Chalks Chaparral includes 7 species of manzanitas, and there are two common, more widespread ones that dominate and two very rare species that only occur in this habitat. The most common species is brittle leaved manzanita, a widespread burl-forming species, and the subject of a previous essay. The other common species is the sensitive manzanita. Sensitive manzanita has small roundish shiny dark green leaves, making it look like the boxwood of the chaparral. Mixed in with these two species, there are two other manzanita species- two which exist nowhere else in the world: Ohlone manzanita and Schreiber’s manzanita. Each of these locally endemic manzanitas are very uncommon even in The Chalks and grow entirely on private property, so you can’t visit them outside of the UCSC Arboretum’s Conservation Garden. There might be as few as 100 Ohlone manzanita plants in the entire world!

You can, however, view photos of Shreiber’s manzanita from a 1939 expedition that led to its discovery. One photo archived by UC Berkeley shows a big manzanita surrounded by knobcone pines and chamise. Another photo has an overview of the habitat showing the large amount of bare ground with sparse manzanitas, pines and few oaks; that 1935 photo suggests a fire as recent as 14 years previously. The next fire was to be 8 years later in 1948.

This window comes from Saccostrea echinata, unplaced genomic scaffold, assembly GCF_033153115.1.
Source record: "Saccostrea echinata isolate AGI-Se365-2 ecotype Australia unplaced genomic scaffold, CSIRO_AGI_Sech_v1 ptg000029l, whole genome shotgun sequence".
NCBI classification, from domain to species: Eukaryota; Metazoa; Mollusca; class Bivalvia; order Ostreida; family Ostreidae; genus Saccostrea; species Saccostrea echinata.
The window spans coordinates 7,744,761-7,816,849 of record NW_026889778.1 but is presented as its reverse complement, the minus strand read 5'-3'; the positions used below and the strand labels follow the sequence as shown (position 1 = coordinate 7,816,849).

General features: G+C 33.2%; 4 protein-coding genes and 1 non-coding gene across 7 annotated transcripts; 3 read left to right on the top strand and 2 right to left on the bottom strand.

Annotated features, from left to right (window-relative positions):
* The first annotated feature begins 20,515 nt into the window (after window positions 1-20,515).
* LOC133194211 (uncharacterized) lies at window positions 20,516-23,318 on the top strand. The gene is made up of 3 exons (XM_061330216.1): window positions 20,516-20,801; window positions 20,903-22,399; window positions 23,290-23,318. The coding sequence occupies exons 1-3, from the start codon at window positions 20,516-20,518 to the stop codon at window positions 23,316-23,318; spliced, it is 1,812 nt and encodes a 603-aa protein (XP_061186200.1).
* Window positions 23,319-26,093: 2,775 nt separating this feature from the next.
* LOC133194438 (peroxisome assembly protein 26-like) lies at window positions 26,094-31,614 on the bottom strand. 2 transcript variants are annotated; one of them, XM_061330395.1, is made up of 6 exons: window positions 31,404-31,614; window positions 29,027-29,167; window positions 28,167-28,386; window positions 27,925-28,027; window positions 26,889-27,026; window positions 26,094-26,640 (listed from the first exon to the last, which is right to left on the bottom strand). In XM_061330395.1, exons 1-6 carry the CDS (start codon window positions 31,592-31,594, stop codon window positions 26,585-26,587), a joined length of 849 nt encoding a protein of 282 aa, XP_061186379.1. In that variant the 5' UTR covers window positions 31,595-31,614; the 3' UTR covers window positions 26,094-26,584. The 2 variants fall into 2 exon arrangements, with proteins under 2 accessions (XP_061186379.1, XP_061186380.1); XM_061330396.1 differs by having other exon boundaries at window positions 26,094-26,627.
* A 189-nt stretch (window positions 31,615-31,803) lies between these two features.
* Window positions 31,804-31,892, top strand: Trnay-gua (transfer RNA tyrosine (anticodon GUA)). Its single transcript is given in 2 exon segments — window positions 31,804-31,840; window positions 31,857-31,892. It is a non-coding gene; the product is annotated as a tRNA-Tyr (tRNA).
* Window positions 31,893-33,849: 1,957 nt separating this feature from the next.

You might be wondering about the other three manzanitas you can find on The Chalks. They are: Santa Cruz manzanita, silver leaf manzanita, and the crinite manzanita. On a rare California Native Plant Society field trip through the Lockheed property in the 1990s, we saw all 7 species within a short walk of one of our stops.

The Trails and Views

The best places to access The Chalks are in Big Basin State Park, now closed because of the CZU Lightning Complex Fire…but, put those trails on your list when it reopens. Whether from the coast or from inland, your destination are the ridges around Chalk Mountain. The trails wind on ridgelines with gorgeous views of the ocean overlooking Año Nuevo Island and a vast expanse of the ocean. On a clear day, you can see Point Reyes and the Farallon Islands to the north and Point Sur to the South.

Another place to aim for is Eagle Rock out of Little Basin. Eagle Rock is an isolated bit of sandstone on the eastern flank of The Chalks. The views from Eagle Rock expand eastward more than you might see from Chalk Mountain. The trail goes through a kind of chaparral closely allied to The Chalks, but with less rock showing than elsewhere.

Fires and Seeds